Champagne – Does size matter? – Champagne is the world’s favourite celebratory drink. With a glorious history, unique flavour and reputation for glamour, the corks pop for birthdays and special events all year round.
The custom of large bottles was born in Champagne. In the 18th century, following the success of its wines, large-format bottles were served in the most prestigious restaurants in Europe, some being purely functional while others are designed to capture the spirit of specific festive occasions.
The classic Champagne bottle has a capacity of 75cl this is known as the standard size and is the basis against which all the other Champagne bottle sizes are gauged.
Here in the UK, there are nine Champagne bottle sizes in circulation, although some producers do also produce Champagne in even more bottle sizes.
Not all Champagne brands/producers are available in all sizes, however, the main household-named brands do produce in 7,8 or 9 bottle sizes.
The Piccolo size of 18.75cl is also known as a Quarter or Mini Bottle, the name has an Italian origin and means ‘small’ This is a single glass size bottle and has become very popular to have at weddings for each guest and the size you may be served on a business class flight.
The Demi is a 37.5cl champagne bottle, it is also referred to as a Half Bottle. Another name is Fillete which means “little girl”. This is becoming more and more popular due to its affordability and is produced by all the Champagne brands. The Demi bottle of champagne is the equivalent of 3 flute champagne glasses
Standard / Regular Bottle
As previously mentioned, the standard Champagne bottle size is also known as a regular and contains 75cl. As a rule, you should be able to get 6 regular-sized glasses of Champagne out of a standard bottle.
The first of the larger bottle sizes of Champagne is known as a Magnum and is 150cl (1.5 Litres). The Magnum of Champagne is the equivalent of two standard bottles. The history of the name Magnum comes from the Latin for large – Magnus.
Champagne producers describe Magnum as an ideal bottle for ageing champagne, this is due to the fact that the bottles are larger, but their necks are not. This key factor has an impact on how much wine is in contact with the air contained in the bottle. Aeration is limited with a magnum and the process slowed down. This format, therefore, reduces oxygenation and encourages optimum ageing.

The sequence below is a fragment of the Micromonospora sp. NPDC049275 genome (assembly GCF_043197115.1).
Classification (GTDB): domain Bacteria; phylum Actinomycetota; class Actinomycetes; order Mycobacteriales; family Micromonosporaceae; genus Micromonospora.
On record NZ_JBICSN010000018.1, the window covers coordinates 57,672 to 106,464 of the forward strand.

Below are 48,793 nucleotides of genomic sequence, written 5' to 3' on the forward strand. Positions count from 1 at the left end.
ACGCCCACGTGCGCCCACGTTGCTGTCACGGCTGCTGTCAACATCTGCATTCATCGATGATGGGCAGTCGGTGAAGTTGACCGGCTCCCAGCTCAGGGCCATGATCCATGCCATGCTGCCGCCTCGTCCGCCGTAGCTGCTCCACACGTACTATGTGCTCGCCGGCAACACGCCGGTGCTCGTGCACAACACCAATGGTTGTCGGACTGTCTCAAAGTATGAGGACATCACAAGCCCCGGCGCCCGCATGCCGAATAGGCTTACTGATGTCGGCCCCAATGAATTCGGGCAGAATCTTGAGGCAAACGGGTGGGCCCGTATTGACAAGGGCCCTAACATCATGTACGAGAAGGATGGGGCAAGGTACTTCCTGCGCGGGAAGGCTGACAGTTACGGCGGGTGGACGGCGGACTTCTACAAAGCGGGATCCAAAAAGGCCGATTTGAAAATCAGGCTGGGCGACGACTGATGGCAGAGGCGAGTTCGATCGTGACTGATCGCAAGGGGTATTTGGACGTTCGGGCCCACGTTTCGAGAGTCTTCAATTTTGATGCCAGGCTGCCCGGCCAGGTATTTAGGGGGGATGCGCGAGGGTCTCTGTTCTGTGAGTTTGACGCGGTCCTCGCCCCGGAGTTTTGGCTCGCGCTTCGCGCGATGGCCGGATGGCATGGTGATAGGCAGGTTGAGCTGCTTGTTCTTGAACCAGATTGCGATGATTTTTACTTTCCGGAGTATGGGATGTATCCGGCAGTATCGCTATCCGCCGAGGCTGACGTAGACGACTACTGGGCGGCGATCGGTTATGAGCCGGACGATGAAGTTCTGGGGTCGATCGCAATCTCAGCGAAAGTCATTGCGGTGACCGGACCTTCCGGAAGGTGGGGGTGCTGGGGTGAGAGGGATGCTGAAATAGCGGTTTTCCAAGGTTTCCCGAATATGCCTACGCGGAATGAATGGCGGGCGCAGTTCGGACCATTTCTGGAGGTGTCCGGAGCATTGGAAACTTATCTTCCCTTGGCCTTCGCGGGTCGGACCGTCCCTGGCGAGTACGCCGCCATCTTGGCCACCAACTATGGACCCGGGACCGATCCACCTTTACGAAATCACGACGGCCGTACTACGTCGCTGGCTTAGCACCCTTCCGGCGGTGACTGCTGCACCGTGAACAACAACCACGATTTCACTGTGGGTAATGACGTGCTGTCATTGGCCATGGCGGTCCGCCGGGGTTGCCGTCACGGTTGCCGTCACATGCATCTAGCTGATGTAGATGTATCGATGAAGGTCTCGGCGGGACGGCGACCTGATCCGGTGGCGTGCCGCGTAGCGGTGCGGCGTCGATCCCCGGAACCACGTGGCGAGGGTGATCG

A Jeroboam of Champagne or Jero as it is sometimes referred is a double Magnum and quickly gets us up to the 3-litre size, which is therefore 4 times the standard Champagne bottle size giving you 24 champagne glasses.
The name Jeroboam has come from the history books and is the apparent name of the first King of the Northern Kingdom back in the time of King Solomon in 975BC. Most of the bottle size names are taken from these biblical times BC.
The Methuselah is the equivalent of 8 standard bottles which equates to 6 litres of Champagne or 48 glasses!!! The name Methuselah hails from longevity and again from biblical times. It is deemed that when Methuselah was 187, he fathered Lamech, and he then went on to live to the ripe old age of 969 – it is for this reason that Methuselah is tied to longevity.
A Salmanazar Champagne bottle size contains 9 litres which is the same as 12 regular bottles enough to fill 72 standard Champagne flutes. Once more the name comes from historical times and the first Salmanazar was king of Assyria from 1274-1245BC.
Now we are up to very large bottle sizes. A Balthazar holds 12 litres of Champagne or 16 standard bottles or 96 glasses. History has us to believe that Balthazar was the King of Saba and one of the three wise men who worshipped baby Jesus. Balthazar gave the gift of Myrrh.
This is the largest of all the mainstream bottle sizes produced and is a whopping 15 litres, 20 standard bottles or enough to fill 120 Champagne flutes. It is thought the name Nebuchadnezzar Pronounced Nebu-ka-nezz-er originates from the King of Babylon who ruled from 605-562BC.
There are other Champagne bottle sizes made but in far fewer quantities. Though not really in the commercial sale, one of the more curious bottle sizes of Champagne is the Pint Bottle, which is around 570 ml. The Champagne bottle was created for Winston Churchill by Pol Roger and a bottle of it was delivered to Churchill every morning!